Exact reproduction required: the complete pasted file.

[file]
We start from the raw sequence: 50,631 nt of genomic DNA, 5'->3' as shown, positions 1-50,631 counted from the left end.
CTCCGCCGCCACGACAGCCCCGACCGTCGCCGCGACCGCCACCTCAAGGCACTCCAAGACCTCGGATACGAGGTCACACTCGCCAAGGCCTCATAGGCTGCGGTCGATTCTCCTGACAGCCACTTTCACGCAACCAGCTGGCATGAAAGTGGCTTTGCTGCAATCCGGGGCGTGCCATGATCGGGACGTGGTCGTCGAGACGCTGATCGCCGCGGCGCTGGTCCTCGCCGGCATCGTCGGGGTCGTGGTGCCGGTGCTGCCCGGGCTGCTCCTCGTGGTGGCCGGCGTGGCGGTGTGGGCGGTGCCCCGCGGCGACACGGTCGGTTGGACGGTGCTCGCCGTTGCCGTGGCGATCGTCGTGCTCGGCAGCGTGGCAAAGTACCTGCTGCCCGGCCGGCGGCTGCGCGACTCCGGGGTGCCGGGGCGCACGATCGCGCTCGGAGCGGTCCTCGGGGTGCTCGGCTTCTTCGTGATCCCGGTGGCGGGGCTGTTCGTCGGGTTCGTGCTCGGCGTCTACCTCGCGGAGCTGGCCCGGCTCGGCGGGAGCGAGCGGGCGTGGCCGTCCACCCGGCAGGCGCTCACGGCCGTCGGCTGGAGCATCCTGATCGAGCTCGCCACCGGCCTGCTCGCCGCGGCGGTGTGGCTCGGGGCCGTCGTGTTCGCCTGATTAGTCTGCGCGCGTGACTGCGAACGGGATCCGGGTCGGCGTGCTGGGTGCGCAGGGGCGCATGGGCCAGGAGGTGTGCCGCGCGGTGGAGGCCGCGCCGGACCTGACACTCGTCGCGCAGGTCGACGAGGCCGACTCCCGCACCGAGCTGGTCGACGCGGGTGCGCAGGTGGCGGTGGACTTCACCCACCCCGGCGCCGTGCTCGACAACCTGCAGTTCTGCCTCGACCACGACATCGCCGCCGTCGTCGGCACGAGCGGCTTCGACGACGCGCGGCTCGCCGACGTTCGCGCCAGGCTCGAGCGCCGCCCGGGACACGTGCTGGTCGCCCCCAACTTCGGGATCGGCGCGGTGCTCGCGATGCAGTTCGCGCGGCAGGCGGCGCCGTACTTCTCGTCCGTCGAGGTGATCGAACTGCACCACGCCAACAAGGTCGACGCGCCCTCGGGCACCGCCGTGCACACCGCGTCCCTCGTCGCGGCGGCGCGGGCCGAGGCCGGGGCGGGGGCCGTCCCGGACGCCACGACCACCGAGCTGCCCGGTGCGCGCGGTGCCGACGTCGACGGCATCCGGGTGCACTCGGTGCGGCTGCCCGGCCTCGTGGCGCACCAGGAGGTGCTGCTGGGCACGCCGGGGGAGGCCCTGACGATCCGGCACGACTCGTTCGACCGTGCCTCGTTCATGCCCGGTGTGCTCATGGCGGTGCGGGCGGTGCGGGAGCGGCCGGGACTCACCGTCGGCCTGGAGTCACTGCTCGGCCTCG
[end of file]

We start from the raw sequence: 50,631 nt of genomic DNA, 5'->3' as shown, positions 1-50,631 counted from the left end.
CTCCGCCGCCACGACAGCCCCGACCGTCGCCGCGACCGCCACCTCAAGGCACTCCAAGACCTCGGATACGAGGTCACACTCGCCAAGGCCTCATAGGCTGCGGTCGATTCTCCTGACAGCCACTTTCACGCAACCAGCTGGCATGAAAGTGGCTTTGCTGCAATCCGGGGCGTGCCATGATCGGGACGTGGTCGTCGAGACGCTGATCGCCGCGGCGCTGGTCCTCGCCGGCATCGTCGGGGTCGTGGTGCCGGTGCTGCCCGGGCTGCTCCTCGTGGTGGCCGGCGTGGCGGTGTGGGCGGTGCCCCGCGGCGACACGGTCGGTTGGACGGTGCTCGCCGTTGCCGTGGCGATCGTCGTGCTCGGCAGCGTGGCAAAGTACCTGCTGCCCGGCCGGCGGCTGCGCGACTCCGGGGTGCCGGGGCGCACGATCGCGCTCGGAGCGGTCCTCGGGGTGCTCGGCTTCTTCGTGATCCCGGTGGCGGGGCTGTTCGTCGGGTTCGTGCTCGGCGTCTACCTCGCGGAGCTGGCCCGGCTCGGCGGGAGCGAGCGGGCGTGGCCGTCCACCCGGCAGGCGCTCACGGCCGTCGGCTGGAGCATCCTGATCGAGCTCGCCACCGGCCTGCTCGCCGCGGCGGTGTGGCTCGGGGCCGTCGTGTTCGCCTGATTAGTCTGCGCGCGTGACTGCGAACGGGATCCGGGTCGGCGTGCTGGGTGCGCAGGGGCGCATGGGCCAGGAGGTGTGCCGCGCGGTGGAGGCCGCGCCGGACCTGACACTCGTCGCGCAGGTCGACGAGGCCGACTCCCGCACCGAGCTGGTCGACGCGGGTGCGCAGGTGGCGGTGGACTTCACCCACCCCGGCGCCGTGCTCGACAACCTGCAGTTCTGCCTCGACCACGACATCGCCGCCGTCGTCGGCACGAGCGGCTTCGACGACGCGCGGCTCGCCGACGTTCGCGCCAGGCTCGAGCGCCGCCCGGGACACGTGCTGGTCGCCCCCAACTTCGGGATCGGCGCGGTGCTCGCGATGCAGTTCGCGCGGCAGGCGGCGCCGTACTTCTCGTCCGTCGAGGTGATCGAACTGCACCACGCCAACAAGGTCGACGCGCCCTCGGGCACCGCCGTGCACACCGCGTCCCTCGTCGCGGCGGCGCGGGCCGAGGCCGGGGCGGGGGCCGTCCCGGACGCCACGACCACCGAGCTGCCCGGTGCGCGCGGTGCCGACGTCGACGGCATCCGGGTGCACTCGGTGCGGCTGCCCGGCCTCGTGGCGCACCAGGAGGTGCTGCTGGGCACGCCGGGGGAGGCCCTGACGATCCGGCACGACTCGTTCGACCGTGCCTCGTTCATGCCCGGTGTGCTCATGGCGGTGCGGGCGGTGCGGGAGCGGCCGGGACTCACCGTCGGCCTGGAGTCACTGCTCGGCCTCG